Quantal analysis is a classical approach to the investigation of mechanisms underlying synaptic transmission, in which key parameters - the number of functional release sites (*N*), the quantal size (*q*) and the release probability - are extracted from fluctuations in synaptic responses using statistical models. Unlike the situation at the neuromuscular junction (NMJ), application of quantal analysis to central synapses has proved difficult because some of the necessary simplifying assumptions are often not valid. For example, at synapses where release probability is non-uniform, a compound binomial (Jack, Redman & Wong, 1981; Walmsley, Edwards & Tracey, 1988; Stricker, Field & Redman, 1996) rather than a simple binomial statistical model is required, increasing the number of parameters to be estimated from the data set. Variations in quantal size at individual release sites, and between release sites, makes it difficult to identify peaks in distributions of synaptic response amplitude and complicates their interpretation (Walmsley, 1995). Furthermore, the difficulty in testing the accuracy of these methods directly has led, for example, to controversy in attributing long-term changes in synaptic efficacy to a pre- or postsynaptic locus. Recently, several alternative strategies have been developed to examine the quantal properties of transmitter release. These include the use of a non-competitive antagonist to estimate release probability (Rosenmund, Clements & Westbrook, 1993), the use of capacitance measurement to monitor vesicle release (Heidelberger, Heinemann, Neher & Matthews, 1994), and the use of the fluorescent dye FM1-43 to examine vesicle cycling and transmitter release (Ryan, Reuter, Wendland, Schweizer, Tsien & Smith, 1993; Issacson & Hille, 1997; Murthy, Sejnowski & Stevens, 1997). However, these techniques provide only part of the quantal description of the synapse, and there are difficulties in applying them to slice preparations in which synaptic architecture is preserved.

In order to overcome these problems, we have developed a new approach which extends previous quantal analysis methods (del Castillo & Katz, 1954*a*; Miyamoto, 1975; Clamann, Mathis & Lüscher, 1989; Malinow & Tsien, 1990; Bekkers & Stevens, 1990). With this approach, which we term ‘multiple-probability fluctuation analysis’ (MPF analysis), quantal parameters are estimated from synaptic current fluctuations measured over a wide range of experimentally imposed release probabilities at the same input. This method, which is also related to non-stationary fluctuation analysis of ion channels (Sigworth, 1980; Traynelis, Silver & Cull-Candy, 1993; Silver, Cull-Candy & Takahashi, 1996) and to a method recently suggested by Frerking & Wilson (1996), provides estimates for the underlying quantal parameters with minimal assumptions. Furthermore, it can provide estimates of *N*, *q* and the mean release probability when both the quantal size and release probability are non-uniform.

At synaptic connections, the underlying quantal parameters are not static, but change with time as a result of short-term facilitation and depression (Zucker, 1989) or long-term changes in synaptic efficacy. Understanding this dynamic behaviour is central to understanding transmission, since synaptic efficacy, at any given time, is dependent on the recent history of the input. Furthermore, modelling studies have shown that the temporal behaviour of synaptic efficacy (the tendency to exhibit short-term facilitation or depression) is important in determining the pattern of frequency-coded information that is transmitted to the postsynaptic cell (Sen, Jorge-Rivera, Marder & Abbott, 1996; Tsodyks & Markram, 1997). Since the early work of del Castillo & Katz (1954*b*) at the NMJ, synaptic depression is generally assumed to have a presynaptic locus. However, at central glutamate synapses the situation appears less clear. While several studies have demonstrated presynaptic depression (Larkman, Stratford & Jack, 1991; Borst & Sakmann, 1996; von Gersdorff, Schneggenburger, Wies & Neher, 1997), non-NMDA receptors desensitize when exposed to low concentrations of glutamate, so postsynaptic desensitization may persist long after the synaptic current has decayed. Indeed, recent studies have shown that postsynaptic desensitization plays an important role in synaptic depression at some central excitatory synapses (Trussell, Zhang & Raman, 1993; Zhang & Trussell, 1994).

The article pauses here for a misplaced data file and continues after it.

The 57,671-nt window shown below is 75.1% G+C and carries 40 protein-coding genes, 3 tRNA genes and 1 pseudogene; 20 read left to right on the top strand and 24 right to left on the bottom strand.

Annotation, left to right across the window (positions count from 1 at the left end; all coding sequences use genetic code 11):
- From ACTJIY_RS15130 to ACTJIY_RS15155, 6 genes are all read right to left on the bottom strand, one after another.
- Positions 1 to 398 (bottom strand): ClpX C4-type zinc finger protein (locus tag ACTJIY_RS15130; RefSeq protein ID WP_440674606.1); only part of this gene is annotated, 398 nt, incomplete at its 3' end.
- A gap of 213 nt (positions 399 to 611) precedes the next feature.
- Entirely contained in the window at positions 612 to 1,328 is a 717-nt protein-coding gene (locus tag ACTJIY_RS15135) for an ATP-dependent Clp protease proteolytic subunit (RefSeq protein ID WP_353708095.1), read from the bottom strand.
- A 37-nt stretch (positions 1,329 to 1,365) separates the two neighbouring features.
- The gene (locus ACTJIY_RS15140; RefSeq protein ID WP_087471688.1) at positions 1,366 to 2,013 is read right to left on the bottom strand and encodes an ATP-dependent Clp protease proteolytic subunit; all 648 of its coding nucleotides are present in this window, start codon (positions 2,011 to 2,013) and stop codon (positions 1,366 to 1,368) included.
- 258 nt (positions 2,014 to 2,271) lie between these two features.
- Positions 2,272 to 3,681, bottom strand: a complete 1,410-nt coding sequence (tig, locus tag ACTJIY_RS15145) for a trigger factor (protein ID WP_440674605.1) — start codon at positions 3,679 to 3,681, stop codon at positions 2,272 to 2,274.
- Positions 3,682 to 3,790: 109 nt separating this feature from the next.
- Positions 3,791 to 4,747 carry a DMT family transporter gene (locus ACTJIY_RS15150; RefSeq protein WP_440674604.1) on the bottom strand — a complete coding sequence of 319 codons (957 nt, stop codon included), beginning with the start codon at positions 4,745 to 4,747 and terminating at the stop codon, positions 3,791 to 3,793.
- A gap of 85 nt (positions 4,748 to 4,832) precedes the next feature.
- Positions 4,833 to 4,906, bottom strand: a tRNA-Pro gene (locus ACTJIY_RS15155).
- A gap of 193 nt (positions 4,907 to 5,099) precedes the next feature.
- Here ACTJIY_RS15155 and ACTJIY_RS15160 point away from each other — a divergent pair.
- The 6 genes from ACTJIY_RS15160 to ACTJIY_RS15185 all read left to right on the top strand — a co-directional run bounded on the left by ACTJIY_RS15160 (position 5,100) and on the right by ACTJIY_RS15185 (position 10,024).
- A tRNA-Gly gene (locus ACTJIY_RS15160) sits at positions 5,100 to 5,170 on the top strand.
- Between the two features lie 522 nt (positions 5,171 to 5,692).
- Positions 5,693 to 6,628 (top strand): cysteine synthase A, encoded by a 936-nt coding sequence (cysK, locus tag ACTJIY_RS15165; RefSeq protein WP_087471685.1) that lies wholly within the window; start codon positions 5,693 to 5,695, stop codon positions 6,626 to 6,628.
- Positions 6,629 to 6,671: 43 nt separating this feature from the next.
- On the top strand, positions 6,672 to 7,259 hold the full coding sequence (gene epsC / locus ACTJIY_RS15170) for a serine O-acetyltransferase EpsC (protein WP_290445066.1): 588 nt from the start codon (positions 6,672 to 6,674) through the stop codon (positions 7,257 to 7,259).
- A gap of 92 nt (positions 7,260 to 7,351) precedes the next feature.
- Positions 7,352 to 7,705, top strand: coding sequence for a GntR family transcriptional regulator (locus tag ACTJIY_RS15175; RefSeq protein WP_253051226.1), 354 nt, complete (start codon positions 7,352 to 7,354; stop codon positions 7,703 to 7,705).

In this study, we have investigated transmission at the climbing fibre-Purkinje cell synaptic connection, which in paired-pulse experiments exhibits substantial EPSC depression (Konnerth, Llano & Armstrong, 1990; Perkel, Hestrin, Sah & Nicoll, 1990). This synaptic connection, as part of the olivocerebellar pathway, is thought to play an important role in the timing of motor tasks (Welsh, Lang, Sugihara & Llinas, 1995) and in motor learning (Ito, 1984). Each Purkinje cell is innervated by a single climbing fibre (CF) which forms a distributed synaptic connection with numerous contacts on the extensive dendritic tree. CF stimulation generates a large glutamate-mediated EPSC, which, under physiological conditions, causes Purkinje cells to fire complex spikes (Eccles, Llinas & Sasaki, 1966). We have investigated the locus of frequency-dependent depression by examining the underlying quantal parameters with MPF analysis. Our results show that this input has unusual quantal parameters for a central synaptic connection. Furthermore, we demonstrate with MPF analysis that the frequency-dependent depression at the CF synapse has a purely presynaptic origin over a physiological range of frequencies. Our results suggest that the temporal dynamics of release probability at this synapse are specialized to ensure highly reliable low-frequency transmission. Some of these findings have been published in this journal in a preliminary form (Silver, Momiyama & Cull-Candy, 1997).